A cosmopolitan capital that gives a flavour in every sense of French Polynesia, from the international cuisine to the traditions and culture, Tahiti’s Papeete provides the perfect introduction to this small family of islands that are made for a shoes-off, sand-between-the-toes, away-from-it-all Pacific experience.
But first, navigating your way through the maze of names and sub-divisions in the Pacific can be more taxing than the flight times, although it’s worth the effort. First, you have the wider group of 121 French Polynesian islands, stretching over 3,200 miles of the Pacific; zoom in further and there are the 14 of the Society Islands; further still and you find the Windward Islands (confusingly, there’s also a Caribbean variant) – the eastern cluster of Tahiti, Moorea, Mehetia, Tetiaroa and Maiao. These last two are coral atolls – Tetiaroa is on a long-term lease to Marlon Brando’s estate, so you have to stay on the Brando Resort, and Maiao is home to 350 people who put a ban on foreigners after a rogue Englishman set up shop and exploited them in the Thirties. Mehetia is nothing more than an uninhabited stratovolcano; which leaves the island of Tahiti (more confusion: Tahiti is also the name used for French Polynesia in its entirety) and its heart-shaped little sister, Moorea, a 30-minute boat trip west.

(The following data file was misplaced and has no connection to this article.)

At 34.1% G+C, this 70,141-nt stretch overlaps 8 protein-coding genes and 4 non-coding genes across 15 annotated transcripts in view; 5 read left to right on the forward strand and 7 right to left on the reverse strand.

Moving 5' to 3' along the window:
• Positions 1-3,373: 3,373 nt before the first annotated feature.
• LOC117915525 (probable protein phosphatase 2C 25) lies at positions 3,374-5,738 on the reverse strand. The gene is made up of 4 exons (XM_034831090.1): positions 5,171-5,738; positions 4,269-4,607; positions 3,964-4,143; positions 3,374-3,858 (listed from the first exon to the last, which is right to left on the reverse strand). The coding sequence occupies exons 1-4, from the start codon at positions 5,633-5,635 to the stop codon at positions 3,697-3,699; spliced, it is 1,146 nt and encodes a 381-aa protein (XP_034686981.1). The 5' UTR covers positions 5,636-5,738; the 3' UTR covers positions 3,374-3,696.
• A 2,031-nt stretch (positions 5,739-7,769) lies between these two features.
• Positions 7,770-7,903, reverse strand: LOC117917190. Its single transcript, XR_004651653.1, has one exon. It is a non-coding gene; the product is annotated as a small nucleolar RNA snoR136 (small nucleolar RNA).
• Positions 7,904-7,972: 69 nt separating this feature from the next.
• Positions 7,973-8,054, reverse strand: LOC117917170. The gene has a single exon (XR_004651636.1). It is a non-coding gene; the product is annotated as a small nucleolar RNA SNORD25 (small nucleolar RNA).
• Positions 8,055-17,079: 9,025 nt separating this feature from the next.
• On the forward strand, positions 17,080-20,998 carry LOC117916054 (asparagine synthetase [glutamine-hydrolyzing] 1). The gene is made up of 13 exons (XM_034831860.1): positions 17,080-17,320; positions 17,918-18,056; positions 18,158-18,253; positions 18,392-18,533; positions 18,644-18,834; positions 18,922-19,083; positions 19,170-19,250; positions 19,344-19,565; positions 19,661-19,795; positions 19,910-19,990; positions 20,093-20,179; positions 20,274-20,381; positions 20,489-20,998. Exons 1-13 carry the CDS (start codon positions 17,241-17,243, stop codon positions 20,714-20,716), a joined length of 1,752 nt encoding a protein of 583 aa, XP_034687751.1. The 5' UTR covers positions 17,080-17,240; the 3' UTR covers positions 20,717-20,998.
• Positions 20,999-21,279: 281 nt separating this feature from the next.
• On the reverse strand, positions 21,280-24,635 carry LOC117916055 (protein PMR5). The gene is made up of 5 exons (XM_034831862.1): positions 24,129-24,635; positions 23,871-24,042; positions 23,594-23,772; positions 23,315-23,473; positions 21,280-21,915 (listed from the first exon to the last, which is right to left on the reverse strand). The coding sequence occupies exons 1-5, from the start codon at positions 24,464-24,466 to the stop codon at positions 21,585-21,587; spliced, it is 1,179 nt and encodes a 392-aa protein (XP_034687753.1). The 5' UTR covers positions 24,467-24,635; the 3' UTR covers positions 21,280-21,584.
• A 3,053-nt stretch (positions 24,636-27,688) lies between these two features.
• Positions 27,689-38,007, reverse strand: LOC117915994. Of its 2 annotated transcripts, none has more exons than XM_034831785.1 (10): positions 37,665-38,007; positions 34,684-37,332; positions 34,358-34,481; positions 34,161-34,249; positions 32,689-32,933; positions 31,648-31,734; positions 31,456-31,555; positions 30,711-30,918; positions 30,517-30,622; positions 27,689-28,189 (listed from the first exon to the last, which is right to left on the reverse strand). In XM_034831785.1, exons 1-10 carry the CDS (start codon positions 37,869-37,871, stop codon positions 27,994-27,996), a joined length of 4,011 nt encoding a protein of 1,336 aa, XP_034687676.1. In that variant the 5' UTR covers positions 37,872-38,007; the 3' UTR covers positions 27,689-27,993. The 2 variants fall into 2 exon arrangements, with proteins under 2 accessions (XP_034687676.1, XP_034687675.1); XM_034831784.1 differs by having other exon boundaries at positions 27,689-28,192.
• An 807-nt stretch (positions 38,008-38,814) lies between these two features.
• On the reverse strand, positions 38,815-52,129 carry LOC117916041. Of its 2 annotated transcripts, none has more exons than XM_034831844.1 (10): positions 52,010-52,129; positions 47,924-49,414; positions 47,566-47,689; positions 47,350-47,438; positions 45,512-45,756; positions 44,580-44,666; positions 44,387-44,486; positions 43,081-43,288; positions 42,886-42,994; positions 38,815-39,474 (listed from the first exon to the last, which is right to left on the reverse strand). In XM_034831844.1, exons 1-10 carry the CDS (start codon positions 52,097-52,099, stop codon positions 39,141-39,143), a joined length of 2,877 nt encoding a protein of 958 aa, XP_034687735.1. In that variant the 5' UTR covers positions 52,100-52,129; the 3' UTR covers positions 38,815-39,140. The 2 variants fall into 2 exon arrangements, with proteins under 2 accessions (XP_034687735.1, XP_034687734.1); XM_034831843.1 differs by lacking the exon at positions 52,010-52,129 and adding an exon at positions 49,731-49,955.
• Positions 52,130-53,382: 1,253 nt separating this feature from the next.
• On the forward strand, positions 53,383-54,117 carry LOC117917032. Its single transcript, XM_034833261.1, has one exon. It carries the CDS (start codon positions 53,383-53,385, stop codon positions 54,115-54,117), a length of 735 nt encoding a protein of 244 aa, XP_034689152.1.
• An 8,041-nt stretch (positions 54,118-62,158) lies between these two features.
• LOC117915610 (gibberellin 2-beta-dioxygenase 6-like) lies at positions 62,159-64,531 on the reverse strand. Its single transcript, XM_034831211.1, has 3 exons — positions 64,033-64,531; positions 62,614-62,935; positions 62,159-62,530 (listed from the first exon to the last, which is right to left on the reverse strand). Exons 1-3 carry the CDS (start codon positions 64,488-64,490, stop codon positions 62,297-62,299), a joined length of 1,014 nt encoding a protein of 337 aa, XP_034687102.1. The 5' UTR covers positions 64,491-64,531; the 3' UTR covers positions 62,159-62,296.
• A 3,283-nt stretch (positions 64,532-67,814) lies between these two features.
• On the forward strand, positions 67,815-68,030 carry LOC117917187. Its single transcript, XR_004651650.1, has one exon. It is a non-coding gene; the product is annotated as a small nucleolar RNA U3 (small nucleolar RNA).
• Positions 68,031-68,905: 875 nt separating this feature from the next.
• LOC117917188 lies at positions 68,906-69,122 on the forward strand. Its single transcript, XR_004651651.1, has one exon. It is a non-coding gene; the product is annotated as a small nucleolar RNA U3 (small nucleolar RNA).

Moorea’s 37km of coastline is sprinkled with pastel-coloured houses, world-class diving sites and abundant coral and sealife, but packs just as much within, not least eight mountains – the 1,200m Mount Tohivea towers over all – plus lush valleys, rainforest and a northern coast cut with two almost symmetrical bays. It’s the kind of barefoot island honeymooners long for but rarely find, and there’s accommodation to suit all pockets.
Tahiti, however, is the gateway, and the largest of not only the Windward Islands, but of all French Polynesia’s islands, with more than 190,000 people living on a land dominated by three extinct volcanoes, which have been the inspiration behind endless myth and legend. Papeete is multicultural, and it makes sense to stop awhile and take in the markets and buzzy waterfront food scene. With varied influences, it reflects, naturally, French culture, but also the Asians who’ve made it home.
After that, it’s a case of heading to your own strip of coral reef-fringed, white-sand perfection, where snorkellers and divers alike can get their tropical fish fix. Staying in a thatched, stilted bungalow over the warm Pacific waters isn’t compulsory, but it’s almost par for the course here, as is heading out on an outrigger canoe to get the full, truly authentic French Polynesian experience.